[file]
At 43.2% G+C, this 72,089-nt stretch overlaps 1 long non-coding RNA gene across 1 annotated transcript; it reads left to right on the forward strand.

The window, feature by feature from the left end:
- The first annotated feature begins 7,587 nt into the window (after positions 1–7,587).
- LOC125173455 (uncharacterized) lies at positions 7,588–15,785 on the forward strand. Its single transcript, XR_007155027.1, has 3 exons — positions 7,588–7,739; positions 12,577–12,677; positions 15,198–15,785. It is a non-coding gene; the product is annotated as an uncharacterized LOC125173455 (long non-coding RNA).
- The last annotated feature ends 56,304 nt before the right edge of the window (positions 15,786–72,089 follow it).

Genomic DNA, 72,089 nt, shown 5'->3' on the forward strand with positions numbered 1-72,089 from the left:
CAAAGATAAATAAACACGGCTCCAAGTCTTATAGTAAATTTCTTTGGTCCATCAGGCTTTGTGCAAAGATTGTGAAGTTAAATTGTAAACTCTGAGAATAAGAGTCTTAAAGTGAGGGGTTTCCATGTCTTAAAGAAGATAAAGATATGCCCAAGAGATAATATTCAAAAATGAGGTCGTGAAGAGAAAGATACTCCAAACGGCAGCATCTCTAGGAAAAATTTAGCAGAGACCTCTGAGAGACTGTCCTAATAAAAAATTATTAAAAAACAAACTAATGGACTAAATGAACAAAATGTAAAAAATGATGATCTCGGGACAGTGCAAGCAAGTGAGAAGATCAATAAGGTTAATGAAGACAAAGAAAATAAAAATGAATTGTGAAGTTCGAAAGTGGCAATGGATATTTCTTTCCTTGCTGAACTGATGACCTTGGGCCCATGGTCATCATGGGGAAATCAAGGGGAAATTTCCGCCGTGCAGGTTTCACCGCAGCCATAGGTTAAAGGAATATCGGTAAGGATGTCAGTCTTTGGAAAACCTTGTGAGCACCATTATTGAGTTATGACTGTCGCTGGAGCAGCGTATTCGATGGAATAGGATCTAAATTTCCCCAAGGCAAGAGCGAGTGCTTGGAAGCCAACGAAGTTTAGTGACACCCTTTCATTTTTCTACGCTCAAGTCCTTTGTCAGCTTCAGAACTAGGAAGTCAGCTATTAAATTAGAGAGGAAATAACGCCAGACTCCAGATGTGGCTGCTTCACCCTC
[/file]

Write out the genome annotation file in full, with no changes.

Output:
At 43.2% G+C, this 72,089-nt stretch overlaps 1 long non-coding RNA gene across 1 annotated transcript; it reads left to right on the forward strand.

The window, feature by feature from the left end:
- The first annotated feature begins 7,587 nt into the window (after positions 1–7,587).
- LOC125173455 (uncharacterized) lies at positions 7,588–15,785 on the forward strand. Its single transcript, XR_007155027.1, has 3 exons — positions 7,588–7,739; positions 12,577–12,677; positions 15,198–15,785. It is a non-coding gene; the product is annotated as an uncharacterized LOC125173455 (long non-coding RNA).
- The last annotated feature ends 56,304 nt before the right edge of the window (positions 15,786–72,089 follow it).

Genomic DNA, 72,089 nt, shown 5'->3' on the forward strand with positions numbered 1-72,089 from the left:
CAAAGATAAATAAACACGGCTCCAAGTCTTATAGTAAATTTCTTTGGTCCATCAGGCTTTGTGCAAAGATTGTGAAGTTAAATTGTAAACTCTGAGAATAAGAGTCTTAAAGTGAGGGGTTTCCATGTCTTAAAGAAGATAAAGATATGCCCAAGAGATAATATTCAAAAATGAGGTCGTGAAGAGAAAGATACTCCAAACGGCAGCATCTCTAGGAAAAATTTAGCAGAGACCTCTGAGAGACTGTCCTAATAAAAAATTATTAAAAAACAAACTAATGGACTAAATGAACAAAATGTAAAAAATGATGATCTCGGGACAGTGCAAGCAAGTGAGAAGATCAATAAGGTTAATGAAGACAAAGAAAATAAAAATGAATTGTGAAGTTCGAAAGTGGCAATGGATATTTCTTTCCTTGCTGAACTGATGACCTTGGGCCCATGGTCATCATGGGGAAATCAAGGGGAAATTTCCGCCGTGCAGGTTTCACCGCAGCCATAGGTTAAAGGAATATCGGTAAGGATGTCAGTCTTTGGAAAACCTTGTGAGCACCATTATTGAGTTATGACTGTCGCTGGAGCAGCGTATTCGATGGAATAGGATCTAAATTTCCCCAAGGCAAGAGCGAGTGCTTGGAAGCCAACGAAGTTTAGTGACACCCTTTCATTTTTCTACGCTCAAGTCCTTTGTCAGCTTCAGAACTAGGAAGTCAGCTATTAAATTAGAGAGGAAATAACGCCAGACTCCAGATGTGGCTGCTTCACCCTC